The rate of student alcohol abuse has remained unchanged for 30 years: Nearly 40 percent of 2010 U.S. college students engage in high-risk alcohol consumption. That means, unfortunately, that binge drinking is as widespread among today’s freshmen as it was for their parents’ generation and potentially just as lethal. Each year, almost 2,000 U.S. college students die from alcohol-related causes. An estimated 600,000 others are injured while under the influence.
Loss of life is reason enough to act, but excessive drinking, as repeated studies have shown, can also lead to academic problems, unsafe sex and sexual abuse. New research confirms that alcohol can damage brain development among college-age men and women, impairing functions associated with focus, decision-making and impulse control. As a leader, a parent and a physician, I believe that this particular “given” of college life has led to far more deaths and harm than we should tolerate.
Binge drinking is typically defined as a pattern of drinking that corresponds to men consuming five or more alcoholic drinks, and women consuming four or more, in about two hours. Some colleges have made strides in recent years in chipping away at this intractable problem, but no single institution has found the silver bullet.
Now we believe that we can make real progress — and that the key lies in collaboration. This spring, 32 colleges and universities around the country joined in an unprecedented group initiative to address high-risk drinking on our campuses. This alliance, the Learning Collaborative on High-Risk Drinking, represents a serious effort to tackle a persistent student health problem by using rigorous scientific methods and sharing data, outcomes and strategies to achieve a common aim in multiple educational settings.
By bringing together great researchers and great practitioners, and sharing best practices, colleges and universities are much more likely to make a lasting impact than if each school goes it alone. This summer, teams of administrators and implementers of policy from each school gathered at Dartmouth College with the country’s leading experts on high-risk drinking for the first of three learning sessions. These sessions are part of our effort to develop site-specific solutions that we hope will begin to succeed where one-size-fits-all approaches have failed.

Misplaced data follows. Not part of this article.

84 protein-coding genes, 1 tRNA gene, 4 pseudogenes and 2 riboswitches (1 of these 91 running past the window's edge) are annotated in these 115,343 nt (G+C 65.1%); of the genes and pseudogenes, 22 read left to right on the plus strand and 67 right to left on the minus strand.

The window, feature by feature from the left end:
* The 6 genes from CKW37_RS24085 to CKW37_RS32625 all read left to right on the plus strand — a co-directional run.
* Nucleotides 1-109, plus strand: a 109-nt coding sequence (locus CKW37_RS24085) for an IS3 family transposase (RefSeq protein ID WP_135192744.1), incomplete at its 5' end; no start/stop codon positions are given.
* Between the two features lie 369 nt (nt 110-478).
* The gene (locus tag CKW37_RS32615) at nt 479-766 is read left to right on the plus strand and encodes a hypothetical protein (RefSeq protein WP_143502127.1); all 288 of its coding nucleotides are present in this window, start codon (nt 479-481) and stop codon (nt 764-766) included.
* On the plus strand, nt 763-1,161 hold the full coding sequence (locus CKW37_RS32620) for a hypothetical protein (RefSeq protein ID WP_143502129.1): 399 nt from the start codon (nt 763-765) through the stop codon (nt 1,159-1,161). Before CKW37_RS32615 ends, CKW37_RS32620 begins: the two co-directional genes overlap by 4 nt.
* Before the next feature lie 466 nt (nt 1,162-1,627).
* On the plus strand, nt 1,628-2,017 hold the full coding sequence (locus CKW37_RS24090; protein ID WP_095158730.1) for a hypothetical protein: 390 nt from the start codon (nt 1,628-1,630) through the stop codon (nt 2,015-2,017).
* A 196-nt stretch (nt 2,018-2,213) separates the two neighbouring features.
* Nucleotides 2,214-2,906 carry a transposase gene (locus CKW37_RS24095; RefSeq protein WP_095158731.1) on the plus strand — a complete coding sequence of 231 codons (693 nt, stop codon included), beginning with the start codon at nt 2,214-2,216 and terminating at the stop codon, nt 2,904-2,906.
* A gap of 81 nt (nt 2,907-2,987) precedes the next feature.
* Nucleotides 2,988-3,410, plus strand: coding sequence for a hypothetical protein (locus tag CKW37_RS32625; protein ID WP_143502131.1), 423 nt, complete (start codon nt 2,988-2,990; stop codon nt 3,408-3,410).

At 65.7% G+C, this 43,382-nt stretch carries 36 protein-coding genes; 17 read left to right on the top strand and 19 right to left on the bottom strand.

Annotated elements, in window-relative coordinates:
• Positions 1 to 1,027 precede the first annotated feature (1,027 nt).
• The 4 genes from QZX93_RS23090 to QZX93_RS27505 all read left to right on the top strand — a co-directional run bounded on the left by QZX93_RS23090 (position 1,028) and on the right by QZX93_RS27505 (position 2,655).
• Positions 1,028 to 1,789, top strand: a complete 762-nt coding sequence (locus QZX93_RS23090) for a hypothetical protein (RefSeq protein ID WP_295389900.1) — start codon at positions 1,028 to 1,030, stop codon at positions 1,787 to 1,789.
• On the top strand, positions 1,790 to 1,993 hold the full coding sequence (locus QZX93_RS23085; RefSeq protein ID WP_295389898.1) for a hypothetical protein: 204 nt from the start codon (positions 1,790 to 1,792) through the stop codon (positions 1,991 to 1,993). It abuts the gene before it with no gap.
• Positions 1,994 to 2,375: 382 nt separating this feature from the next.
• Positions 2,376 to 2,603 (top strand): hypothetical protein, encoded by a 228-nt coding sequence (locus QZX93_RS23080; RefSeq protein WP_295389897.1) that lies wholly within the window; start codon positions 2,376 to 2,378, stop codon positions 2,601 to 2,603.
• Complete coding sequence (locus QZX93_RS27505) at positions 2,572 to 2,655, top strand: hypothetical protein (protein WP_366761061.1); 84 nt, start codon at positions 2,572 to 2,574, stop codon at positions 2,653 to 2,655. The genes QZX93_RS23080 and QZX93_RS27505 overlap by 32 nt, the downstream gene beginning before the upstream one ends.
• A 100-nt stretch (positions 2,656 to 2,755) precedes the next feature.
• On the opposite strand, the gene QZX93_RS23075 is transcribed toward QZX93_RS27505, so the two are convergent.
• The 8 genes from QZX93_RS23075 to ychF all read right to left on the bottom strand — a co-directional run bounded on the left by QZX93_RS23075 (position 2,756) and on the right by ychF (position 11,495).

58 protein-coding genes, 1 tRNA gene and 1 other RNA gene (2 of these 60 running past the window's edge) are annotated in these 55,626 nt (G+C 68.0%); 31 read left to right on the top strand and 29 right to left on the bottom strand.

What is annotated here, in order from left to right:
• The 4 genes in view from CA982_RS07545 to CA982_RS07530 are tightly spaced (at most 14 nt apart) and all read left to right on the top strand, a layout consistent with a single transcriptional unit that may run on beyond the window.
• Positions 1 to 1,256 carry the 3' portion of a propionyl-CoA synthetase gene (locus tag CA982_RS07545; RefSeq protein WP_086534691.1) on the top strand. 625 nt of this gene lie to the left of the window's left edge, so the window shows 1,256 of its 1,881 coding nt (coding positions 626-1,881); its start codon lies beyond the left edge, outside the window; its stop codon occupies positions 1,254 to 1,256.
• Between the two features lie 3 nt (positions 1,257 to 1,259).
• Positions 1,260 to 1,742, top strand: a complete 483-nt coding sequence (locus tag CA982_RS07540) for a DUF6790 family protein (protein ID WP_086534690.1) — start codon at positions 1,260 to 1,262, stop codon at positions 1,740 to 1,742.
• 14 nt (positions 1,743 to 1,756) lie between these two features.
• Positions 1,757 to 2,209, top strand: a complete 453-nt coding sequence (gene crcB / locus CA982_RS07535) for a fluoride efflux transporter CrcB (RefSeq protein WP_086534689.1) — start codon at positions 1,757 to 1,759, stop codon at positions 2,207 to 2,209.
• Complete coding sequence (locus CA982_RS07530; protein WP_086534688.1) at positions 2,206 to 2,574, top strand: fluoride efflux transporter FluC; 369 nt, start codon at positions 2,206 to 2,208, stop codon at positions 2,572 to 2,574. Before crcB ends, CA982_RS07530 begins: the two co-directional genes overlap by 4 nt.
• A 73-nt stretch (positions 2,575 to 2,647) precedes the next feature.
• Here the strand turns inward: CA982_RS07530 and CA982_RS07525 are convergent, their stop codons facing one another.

The Learning Collaborative methodology, developed by the Institute for Healthcare Improvement in Cambridge, Mass., aims to narrow the gap between what we know through research and what we do in practice. The approach seeks to spread and adapt that knowledge to varied settings. When I worked as a public health physician in countries such as Peru and Rwanda, I witnessed remarkable outcomes from implementing this methodology. It has been successfully applied in many medical and public health venues — for example, in reducing surgical complication rates and improving health care delivery in the developing world.
The same positive potential can be unleashed through the Learning Collaborative as colleges exchange strategies, experiences and findings. One example involves brief motivational interventions, through which counselors meet with at-risk students to help them think about their alcohol use and to prompt consideration of ways to change their behavior. Such programs have been highly effective in reducing drinking and related consequences, a series of studies over the past 10 years has shown, yet recent estimates suggest that less than two-thirds of U.S. colleges and universities have them in place. We can do better.
Another promising strategy is bystander intervention. Ultimately, students themselves must change an alcohol culture. Bystander intervention empowers students to get involved when they see their peers losing control. Such programs — including the Quaker Bouncers at Haverford College and the Red Watch Band program at Stony Brook University — have shown success and could be adapted and applied at many more institutions.
In the battle against high-risk drinking on campus, a great deal is at stake. The health of our students is critical to their ability to succeed in college and in life. As today’s students evolve into engaged citizens and tomorrow’s leaders, we owe it to them, to their parents and to society not to let them down.
Jim Yong Kim is president of Dartmouth College.